U.S. Customs and Border Protection spent just over $680,000 per dwelling on a project to provide housing for border agents in Ajo, Arizona, though the average home there goes for $86,500.
That was the most jarring finding in a report from CBP’s office of the inspector general, released Thursday.
CBP embarked on the housing project in 2008 because the agency anticipated higher numbers of border crossings in the area around Ajo, which is approximately 40 miles from the Mexican border.
The agency was initially provided $5.5 million to build 12 housing units in the area. But funds were added to the project seven times – often “without adequate justification” – bringing the total spent to approximately $20 million, according to the report.
CBP ultimately built or purchased 21 two- or three-bedroom single-family housing units and 20 mobile homes – many of which sit vacant.
As a result of the agency’s poor planning and cost handling, “CBP spent about $680,000 per house and about $118,000 per mobile home for employee housing in Ajo, which was significantly more than the Ajo average home price of $86,500,” the report states.
The reasons cited by the inspector general for the cost overrun to build the houses are that CBP overpaid for land and built homes with “nonessential” amenities that did not suit the agents – a vast majority of whom are single men – occupying them.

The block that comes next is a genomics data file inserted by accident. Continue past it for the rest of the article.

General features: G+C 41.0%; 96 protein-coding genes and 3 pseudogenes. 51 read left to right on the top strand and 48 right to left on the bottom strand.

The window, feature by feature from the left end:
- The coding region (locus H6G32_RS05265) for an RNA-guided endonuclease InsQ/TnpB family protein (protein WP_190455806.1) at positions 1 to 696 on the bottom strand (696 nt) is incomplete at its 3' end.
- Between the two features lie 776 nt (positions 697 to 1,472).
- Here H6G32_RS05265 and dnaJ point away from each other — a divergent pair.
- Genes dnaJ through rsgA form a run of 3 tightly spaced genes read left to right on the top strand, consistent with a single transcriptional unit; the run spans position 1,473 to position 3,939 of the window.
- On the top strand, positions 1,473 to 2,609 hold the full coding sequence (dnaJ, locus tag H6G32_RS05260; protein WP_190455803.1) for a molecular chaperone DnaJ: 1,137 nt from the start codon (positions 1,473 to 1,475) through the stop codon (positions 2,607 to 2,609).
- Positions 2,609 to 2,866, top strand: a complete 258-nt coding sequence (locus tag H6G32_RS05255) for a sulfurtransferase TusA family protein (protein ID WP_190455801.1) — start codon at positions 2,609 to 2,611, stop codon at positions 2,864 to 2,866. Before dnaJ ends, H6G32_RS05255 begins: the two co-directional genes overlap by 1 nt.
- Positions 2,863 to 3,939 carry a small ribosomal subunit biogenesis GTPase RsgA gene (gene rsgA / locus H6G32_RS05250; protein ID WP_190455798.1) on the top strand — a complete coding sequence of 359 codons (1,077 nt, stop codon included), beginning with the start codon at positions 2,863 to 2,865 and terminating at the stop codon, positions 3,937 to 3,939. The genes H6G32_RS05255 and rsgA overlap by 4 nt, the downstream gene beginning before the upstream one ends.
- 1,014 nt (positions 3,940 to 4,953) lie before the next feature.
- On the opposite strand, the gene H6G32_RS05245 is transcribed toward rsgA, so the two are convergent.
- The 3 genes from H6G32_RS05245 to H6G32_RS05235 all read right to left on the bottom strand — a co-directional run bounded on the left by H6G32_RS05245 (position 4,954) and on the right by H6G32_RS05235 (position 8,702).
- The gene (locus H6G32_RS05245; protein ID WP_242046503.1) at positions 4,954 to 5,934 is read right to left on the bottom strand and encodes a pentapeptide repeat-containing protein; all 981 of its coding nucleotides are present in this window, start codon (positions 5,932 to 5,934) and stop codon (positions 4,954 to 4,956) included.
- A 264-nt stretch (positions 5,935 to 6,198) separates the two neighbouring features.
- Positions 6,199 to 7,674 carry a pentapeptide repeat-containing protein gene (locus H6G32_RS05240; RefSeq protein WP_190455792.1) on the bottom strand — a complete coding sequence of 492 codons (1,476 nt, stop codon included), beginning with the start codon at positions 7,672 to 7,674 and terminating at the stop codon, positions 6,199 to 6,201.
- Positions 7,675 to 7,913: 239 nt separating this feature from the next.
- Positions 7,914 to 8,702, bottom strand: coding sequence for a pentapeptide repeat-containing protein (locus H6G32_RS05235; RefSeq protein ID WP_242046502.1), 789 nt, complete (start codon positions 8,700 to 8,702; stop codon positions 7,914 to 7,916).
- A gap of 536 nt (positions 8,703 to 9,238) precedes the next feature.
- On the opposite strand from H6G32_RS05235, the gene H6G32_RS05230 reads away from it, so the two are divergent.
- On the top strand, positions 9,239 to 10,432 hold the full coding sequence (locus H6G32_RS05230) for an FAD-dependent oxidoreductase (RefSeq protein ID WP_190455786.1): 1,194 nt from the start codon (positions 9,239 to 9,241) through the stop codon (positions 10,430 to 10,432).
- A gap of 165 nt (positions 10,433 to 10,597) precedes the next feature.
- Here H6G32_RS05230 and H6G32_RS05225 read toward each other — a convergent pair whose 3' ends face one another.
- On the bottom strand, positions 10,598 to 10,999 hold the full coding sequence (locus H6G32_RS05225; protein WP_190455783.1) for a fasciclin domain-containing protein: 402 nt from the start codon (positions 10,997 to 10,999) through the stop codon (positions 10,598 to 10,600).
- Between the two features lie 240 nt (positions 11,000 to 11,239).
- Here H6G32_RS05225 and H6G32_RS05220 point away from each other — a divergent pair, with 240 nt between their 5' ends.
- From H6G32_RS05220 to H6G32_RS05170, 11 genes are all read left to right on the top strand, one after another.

“CBP paid about $975,000, or almost triple the amount it may have actually needed to pay, for 12 acres of land,” according to the inspector general, which “identified about $4.6 million CBP spent on the project that could have been put to better use.”
While it was building the 21 houses, CBP spent $2.4 million to procure 20 mobile homes.
The agency’s handling of that portion of the project highlights its mishandling of the Ajo project in general. To procure five mobile homes in a mobile home park, the agency bought out the occupants’ 75-year leases and also paid for the tenants’ relocation expenses, all at a cost of $575,000.
CBP also paid a twenty percent premium – or $64,350 more – on the appraised value of the land.
Making matters worse, the transaction wasn’t even necessary to meet CBP’s needs in the area.
“According to the Ajo study, CBP did not need the portion of land with mobile homes to satisfy OFO’s housing needs,” the report found.
The OIG report notes that between Oct. 2013 and March 2014, 18 of the 20 mobile units were vacant.